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FCA Qui Notes
May 22, 2023

“The FCC Won’t Let Me Be”: GCI Settles With DOJ and FCC in FCA Case Alleging Bid-Rigging and Inflated Pricing

Qui Notes: Unlocking the False Claims Act

On May 11, 2023, the Department of Justice (DOJ) announced that Alaska’s largest telecommunications provider, GCI Communications Corp. (GCI), had agreed to pay US$40 million to settle a False Claims Act action brought against the company by one of its employees: U.S. ex rel. Robert Taylor v. GCI Liberty, Inc., No. 19-CV-02029 JCC (W.D. Wash. 2021). The relator alleged that the company engaged in price inflation and bid rigging in violation of the Federal Communications Commission’s (FCC) regulations surrounding the Universal Service Fund’s Rural Health Care Program (RHCP).

Through the RHCP, which promotes access to healthcare in rural areas, the FCC pays companies the difference between providing telecommunications services in rural areas versus more densely populated areas in the same state. The program gives $570 million annually to eligible companies. Companies participating in the RHCP must go through a competitive bidding process regulated by the FCC.

The relator alleged that GCI engaged in several schemes. First, the relator alleged that when GCI learned it was the only bidder for a contract with Eastern Aleutian Tribes, Inc. to provide telecommunications services, it retracted its original bid and entered a higher bid for the contract, in violation of FCC regulations. Second, the relator alleged that GCI failed to offer the “Lowest Corresponding Price” to eligible schools and libraries. Third, the relator alleged that GCI underreported its revenues to avoid its obligations to pay into the Universal Service Fund. Finally, the relator alleged that GCI sold as much bandwidth to RHCP customers as it could even when the customers had no need for the bandwidth purchased. GCI certified compliance with FCC regulations of the RHCP when it applied for subsidies. As a result of these alleged schemes, the government contended that the FCC made greater disbursements to GCI than the amounts to which it was otherwise entitled.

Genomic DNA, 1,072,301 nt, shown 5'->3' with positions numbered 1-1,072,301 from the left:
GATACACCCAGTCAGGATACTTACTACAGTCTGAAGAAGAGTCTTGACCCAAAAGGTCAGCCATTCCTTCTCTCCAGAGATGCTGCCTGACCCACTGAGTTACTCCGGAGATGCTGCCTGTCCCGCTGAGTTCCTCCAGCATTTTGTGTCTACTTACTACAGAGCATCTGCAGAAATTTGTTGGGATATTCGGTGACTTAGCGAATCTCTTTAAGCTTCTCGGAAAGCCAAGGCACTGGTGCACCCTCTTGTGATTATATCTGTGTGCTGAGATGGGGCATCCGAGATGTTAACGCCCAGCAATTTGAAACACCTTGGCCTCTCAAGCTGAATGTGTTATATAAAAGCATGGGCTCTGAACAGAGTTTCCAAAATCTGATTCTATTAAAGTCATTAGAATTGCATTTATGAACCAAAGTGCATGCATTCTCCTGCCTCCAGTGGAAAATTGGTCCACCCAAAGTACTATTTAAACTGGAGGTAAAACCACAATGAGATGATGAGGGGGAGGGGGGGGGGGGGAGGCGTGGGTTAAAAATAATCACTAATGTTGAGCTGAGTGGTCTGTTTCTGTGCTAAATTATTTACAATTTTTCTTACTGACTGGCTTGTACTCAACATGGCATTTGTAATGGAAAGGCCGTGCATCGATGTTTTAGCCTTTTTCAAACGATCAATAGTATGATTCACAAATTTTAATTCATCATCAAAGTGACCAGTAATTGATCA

In connection with the settlement, in addition to entering into a settlement agreement with DOJ (to which the FCC is a signatory), GCI entered into a Compliance Agreement with the FCC. The Compliance Agreement mandates that GCI designate a Compliance Officer, create a compliance plan and hotline, develop a compliance manual and training program, and create fraud and noncompliance detection and monitoring plans, in addition to engaging in audits and annual compliance reports.

Though much of the focus of FCA settlements is on the life sciences industry, the FCC’s role in this action should serve as a reminder that FCA actions can arise in any highly regulated industry where companies receive funds from the government, and the telecommunications industry is as ripe a ground as any for these types of actions.

© Arnold & Porter Kaye Scholer LLP 2023 All Rights Reserved. This blog post is intended to be a general summary of the law and does not constitute legal advice. You should consult with counsel to determine applicable legal requirements in a specific fact situation.